In two's complement arithmetics, if one wants to calculate a subtraction having only an adder that calculates
cout are incoming and outgoing carries, respectively, the way is to invert the second argument (a subtrahend) and to add extra one to the sum:
a-b = a + (~b) + 1
full_adder() as defined above, that would be:
some_cout is inverted borrow here: it is one when there were no borrow in ordinary subtraction of
a and vice versa.
Next, that extra one could be actually an incoming borrow, which is also inverted: when it is one, a normal subtraction takes place, when it is zero, the result is 1 less:
For those familiar with 6502 that is readily recognizable as the exact way the SBC instruction there works.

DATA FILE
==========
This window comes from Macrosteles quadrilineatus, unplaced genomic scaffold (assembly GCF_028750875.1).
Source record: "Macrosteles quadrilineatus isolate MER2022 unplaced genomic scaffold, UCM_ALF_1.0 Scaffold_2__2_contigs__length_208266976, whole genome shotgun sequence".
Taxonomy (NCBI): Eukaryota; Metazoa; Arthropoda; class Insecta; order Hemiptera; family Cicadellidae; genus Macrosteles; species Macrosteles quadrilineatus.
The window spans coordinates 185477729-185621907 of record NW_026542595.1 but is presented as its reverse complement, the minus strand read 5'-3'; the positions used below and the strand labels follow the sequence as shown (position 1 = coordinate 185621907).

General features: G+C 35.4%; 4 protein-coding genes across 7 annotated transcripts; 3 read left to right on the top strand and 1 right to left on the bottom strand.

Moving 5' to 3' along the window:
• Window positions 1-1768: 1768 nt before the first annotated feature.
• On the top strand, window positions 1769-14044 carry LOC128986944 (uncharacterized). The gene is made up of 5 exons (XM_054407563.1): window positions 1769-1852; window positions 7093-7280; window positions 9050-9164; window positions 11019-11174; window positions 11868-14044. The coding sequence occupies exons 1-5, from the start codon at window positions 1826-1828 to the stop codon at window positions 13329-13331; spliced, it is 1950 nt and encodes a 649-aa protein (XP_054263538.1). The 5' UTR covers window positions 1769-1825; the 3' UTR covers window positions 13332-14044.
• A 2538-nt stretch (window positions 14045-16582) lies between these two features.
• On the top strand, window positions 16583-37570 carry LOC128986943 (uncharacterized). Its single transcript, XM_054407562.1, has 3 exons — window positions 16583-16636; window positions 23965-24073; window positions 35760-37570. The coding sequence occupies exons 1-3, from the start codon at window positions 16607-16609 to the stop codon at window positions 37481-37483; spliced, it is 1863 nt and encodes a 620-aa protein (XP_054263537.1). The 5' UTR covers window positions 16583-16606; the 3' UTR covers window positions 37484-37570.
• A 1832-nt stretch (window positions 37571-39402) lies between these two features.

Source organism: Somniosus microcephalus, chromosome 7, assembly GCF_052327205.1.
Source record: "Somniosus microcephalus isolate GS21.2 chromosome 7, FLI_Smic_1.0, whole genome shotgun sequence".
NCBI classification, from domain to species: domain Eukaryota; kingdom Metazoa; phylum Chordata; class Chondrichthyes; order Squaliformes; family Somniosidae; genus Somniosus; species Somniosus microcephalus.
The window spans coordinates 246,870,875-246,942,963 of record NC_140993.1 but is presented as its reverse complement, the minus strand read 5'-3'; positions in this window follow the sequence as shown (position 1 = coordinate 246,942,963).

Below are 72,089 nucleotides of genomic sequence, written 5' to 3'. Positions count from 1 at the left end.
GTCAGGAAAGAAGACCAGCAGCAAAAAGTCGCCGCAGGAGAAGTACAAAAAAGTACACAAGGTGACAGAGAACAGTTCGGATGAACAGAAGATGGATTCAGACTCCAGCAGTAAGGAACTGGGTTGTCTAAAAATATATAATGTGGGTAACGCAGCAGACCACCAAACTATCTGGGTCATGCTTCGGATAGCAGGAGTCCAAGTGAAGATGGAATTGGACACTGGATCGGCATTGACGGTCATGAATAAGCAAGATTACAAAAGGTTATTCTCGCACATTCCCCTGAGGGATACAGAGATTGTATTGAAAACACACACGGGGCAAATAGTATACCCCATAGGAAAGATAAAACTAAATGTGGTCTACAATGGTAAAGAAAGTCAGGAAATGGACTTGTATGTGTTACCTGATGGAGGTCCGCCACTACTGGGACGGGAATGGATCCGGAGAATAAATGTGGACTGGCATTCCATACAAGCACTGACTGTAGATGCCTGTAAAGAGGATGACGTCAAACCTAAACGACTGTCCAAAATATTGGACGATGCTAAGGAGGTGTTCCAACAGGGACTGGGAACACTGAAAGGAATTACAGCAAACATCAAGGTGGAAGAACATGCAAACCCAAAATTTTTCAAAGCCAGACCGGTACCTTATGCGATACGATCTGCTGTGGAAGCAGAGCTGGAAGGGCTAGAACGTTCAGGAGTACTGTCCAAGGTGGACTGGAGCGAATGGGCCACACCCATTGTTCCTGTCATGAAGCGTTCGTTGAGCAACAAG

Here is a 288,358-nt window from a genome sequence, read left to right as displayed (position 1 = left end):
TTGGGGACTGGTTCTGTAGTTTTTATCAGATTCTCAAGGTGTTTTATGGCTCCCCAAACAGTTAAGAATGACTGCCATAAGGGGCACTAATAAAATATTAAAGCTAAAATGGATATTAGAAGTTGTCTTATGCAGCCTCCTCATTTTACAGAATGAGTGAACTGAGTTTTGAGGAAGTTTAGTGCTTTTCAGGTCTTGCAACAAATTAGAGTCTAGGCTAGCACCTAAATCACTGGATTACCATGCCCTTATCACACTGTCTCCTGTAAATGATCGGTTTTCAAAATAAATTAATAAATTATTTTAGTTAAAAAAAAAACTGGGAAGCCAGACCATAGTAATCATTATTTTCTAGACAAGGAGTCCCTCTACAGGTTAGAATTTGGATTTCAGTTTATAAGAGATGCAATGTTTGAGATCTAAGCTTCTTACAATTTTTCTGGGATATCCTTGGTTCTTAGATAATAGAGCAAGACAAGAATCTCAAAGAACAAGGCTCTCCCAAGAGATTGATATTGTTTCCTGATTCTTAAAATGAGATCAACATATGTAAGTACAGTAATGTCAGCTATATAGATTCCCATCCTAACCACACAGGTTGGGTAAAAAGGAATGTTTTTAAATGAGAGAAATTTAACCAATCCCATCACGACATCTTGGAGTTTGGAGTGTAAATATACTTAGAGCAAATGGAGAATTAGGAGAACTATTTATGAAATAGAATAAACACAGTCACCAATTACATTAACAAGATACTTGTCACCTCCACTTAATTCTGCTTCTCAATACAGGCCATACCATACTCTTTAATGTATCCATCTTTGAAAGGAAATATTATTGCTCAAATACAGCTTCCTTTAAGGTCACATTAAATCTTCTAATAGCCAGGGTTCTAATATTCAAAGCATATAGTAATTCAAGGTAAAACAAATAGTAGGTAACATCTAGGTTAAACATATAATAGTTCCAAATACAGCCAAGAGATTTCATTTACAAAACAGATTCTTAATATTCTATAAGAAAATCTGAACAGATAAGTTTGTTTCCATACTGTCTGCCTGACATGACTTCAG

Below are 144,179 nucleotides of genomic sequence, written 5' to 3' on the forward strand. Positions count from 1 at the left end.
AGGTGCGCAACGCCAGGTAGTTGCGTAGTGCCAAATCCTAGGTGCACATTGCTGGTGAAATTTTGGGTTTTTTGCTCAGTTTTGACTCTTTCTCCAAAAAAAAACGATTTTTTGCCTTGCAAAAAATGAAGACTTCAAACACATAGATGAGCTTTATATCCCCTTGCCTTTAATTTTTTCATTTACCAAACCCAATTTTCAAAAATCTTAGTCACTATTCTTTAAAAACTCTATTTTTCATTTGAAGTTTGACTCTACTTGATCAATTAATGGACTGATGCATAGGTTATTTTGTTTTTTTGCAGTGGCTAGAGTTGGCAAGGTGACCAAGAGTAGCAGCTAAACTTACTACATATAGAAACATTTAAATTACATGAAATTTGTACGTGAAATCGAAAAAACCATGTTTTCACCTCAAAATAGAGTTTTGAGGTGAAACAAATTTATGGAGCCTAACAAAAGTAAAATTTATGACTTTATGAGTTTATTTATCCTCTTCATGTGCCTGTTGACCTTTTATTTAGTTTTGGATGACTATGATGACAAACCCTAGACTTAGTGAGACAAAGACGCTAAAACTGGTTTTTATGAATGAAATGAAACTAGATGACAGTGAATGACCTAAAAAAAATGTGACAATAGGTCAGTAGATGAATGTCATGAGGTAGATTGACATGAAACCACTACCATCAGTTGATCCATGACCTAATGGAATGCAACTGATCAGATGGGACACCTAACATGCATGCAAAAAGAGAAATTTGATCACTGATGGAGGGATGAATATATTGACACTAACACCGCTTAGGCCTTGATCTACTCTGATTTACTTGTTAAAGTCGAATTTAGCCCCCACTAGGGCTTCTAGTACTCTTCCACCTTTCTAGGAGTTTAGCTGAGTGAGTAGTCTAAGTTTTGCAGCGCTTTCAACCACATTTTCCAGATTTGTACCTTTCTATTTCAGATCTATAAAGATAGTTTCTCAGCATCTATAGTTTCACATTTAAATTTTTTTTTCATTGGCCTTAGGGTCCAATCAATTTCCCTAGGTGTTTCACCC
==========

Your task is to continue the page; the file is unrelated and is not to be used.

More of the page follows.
In more "conventional" architectures like 68000, Z80 or x86, the carries in subtraction are true borrows, that is, they get inverted before and after the addition with the inverted second argument. Extra inversion usually costs some logic, die space and worse timings.
The one known member of 'inverted carries' architecture is 6502, the second known to me is ARM.
What CPU architecture was the first to optimize carries during subtraction by leaving them inverted? Were there any other adopters of such approach besides 6502 and ARM?